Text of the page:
RooMonster 9:32 AM  

Hey All !
Steelers fan here. Can't come up with a good answer involving them, though. A Steeler is actually a Smith who covers knives, with steel. So, there ya go.

Anyway, nice little MonPuz. The 4 long Downs were cool entries. If The Washington Football Team change their name to the Guys, 5D could've become a Themer!

Speaking of which, why is it two years now, and they can't decide on a name? Hmm, let's see, Natives, nope, offensive still to Native Americans. Nationals, nope, already taken by the baseball team, Senators? Eh, already another sports team name, and Senators are mostly crooked. How about the other branch, the Washington Representatives? The White Houses? The Politicians? Washington Run Pass Kickers?

Har, that was fun. Any other ideas? If they can't decide, maybe we can help them out.

1A/1D encapsulates me. Can read it as 1D/1A also. 😁

Seemed a lot of W's as I was going along. Let's count'em (*counting*), six. Seemed like more.

I'll stop rambling now, have a great All Saints Day.

One F

pabloinnh 9:46 AM  

Off to a flying start as I remembered MUSLI as the cereal, having the I from TIN. And that was about the only writeover (stupid thing) I had in this one.

Was looking for a Monday theme and finally caught it after CHARGERS, BEARS, and BROWNS but it was disguised enough to make finding it a nice surprise.

Side eye for GARBS, but enough explanations here for a reluctant acceptance.

One trick-or-treater here, my now four-year-old granddaughter, but the highlight was her 6'2" Daddy in a penguin costume.

The therapeutic part of SHOPping has always eluded me. You need something, you go buy it, you go home. The end.

@LMS-James Thurber tried to drive an editor crazy by writing "The house was pretty UGLY and a little big for its surroundings." Always liked that one.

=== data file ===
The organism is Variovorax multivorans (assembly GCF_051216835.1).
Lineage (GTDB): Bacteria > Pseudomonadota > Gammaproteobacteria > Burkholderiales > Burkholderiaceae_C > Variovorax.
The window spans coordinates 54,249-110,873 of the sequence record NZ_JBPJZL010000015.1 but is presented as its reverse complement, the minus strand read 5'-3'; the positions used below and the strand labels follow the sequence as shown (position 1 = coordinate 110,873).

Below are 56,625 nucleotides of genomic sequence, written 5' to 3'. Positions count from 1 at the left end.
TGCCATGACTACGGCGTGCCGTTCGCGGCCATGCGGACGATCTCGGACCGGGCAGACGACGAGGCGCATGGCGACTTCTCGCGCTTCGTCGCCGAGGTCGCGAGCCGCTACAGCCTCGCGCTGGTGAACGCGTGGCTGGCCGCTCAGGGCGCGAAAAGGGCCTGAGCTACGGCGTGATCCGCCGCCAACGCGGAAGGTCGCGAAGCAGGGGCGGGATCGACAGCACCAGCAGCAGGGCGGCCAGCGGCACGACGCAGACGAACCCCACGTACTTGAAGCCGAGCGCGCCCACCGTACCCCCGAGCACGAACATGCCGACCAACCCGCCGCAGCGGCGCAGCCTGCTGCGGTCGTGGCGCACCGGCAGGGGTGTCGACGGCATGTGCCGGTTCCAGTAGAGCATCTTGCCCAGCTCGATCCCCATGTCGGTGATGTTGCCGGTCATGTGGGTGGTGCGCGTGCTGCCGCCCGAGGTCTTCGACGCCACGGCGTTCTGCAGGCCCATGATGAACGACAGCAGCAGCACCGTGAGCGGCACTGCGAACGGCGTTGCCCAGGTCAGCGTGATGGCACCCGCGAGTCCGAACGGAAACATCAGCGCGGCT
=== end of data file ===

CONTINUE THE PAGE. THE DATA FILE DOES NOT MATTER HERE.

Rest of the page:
And a fond hello to old friend UMIAK. This is the kind of answer that proves you're doing a crossword.

Congrats on your debut, FT, and many thanks for a Fun Trip. Looking for more from you.

Nancy 9:49 AM  

A smooth, well-made puzzle that mostly had me yawning. There's nothing at all bad about it, but this kind of theme always puts me to sleep. Half of the theme answers belonging to the same category of something-or-other: it doesn't much matter if it's football or footwear.

I did like some of the non-theme answer long Downs: WISE GUYS and ARMY BRATS are colorful. MANHATTAN and IRISH STEW pair together nicely in a long, liquid pub lunch that you will not be returning to the office from any time soon.

The constructor does show some constructing chops. I hope she'll pick a more interesting theme-type next time around.

Tim Carey 9:51 AM  

Garb is also a verb. I garb. You garb. She garbs.

bocamp 9:58 AM  

Thx Fiona, for the crunchy Mon. puz! :)


Took a long time to get the NW sorted out. The rest was fairly smooth.

Learned KASHI.

Had BondS before BILLS, so that held me up in the SE for a bit.

Overall, very enjoyable trip. :)

yd pg -2

Peace ~ Compassion ~ Tolerance ~ Kindness to all πŸ•Š

Tim Carey 10:01 AM  

The crosses for KASHI, UMIAK, OMSK, SCARP were nice and simple, even some gimmes. Now if Ms. Taylor had crossed UMIAK & OMSK we would have something to complain about...

Joe Dipinto 10:04 AM  

@JJK 3:52 – "The attendees were dressed in the distinctive garbs of the nations they represented."

mathgent 10:17 AM  

One of the seven officials in an NFL game is the umpire, never referred to as the UMP. The officials all have different titles like Back Judge, Referee, Down Judge, etc.

I've seen "escarpment," not SCARP.

Did anyone here do the Patrick Berry variety puzzle in the Saturday WSJ? I completed the grid but can't get the meta.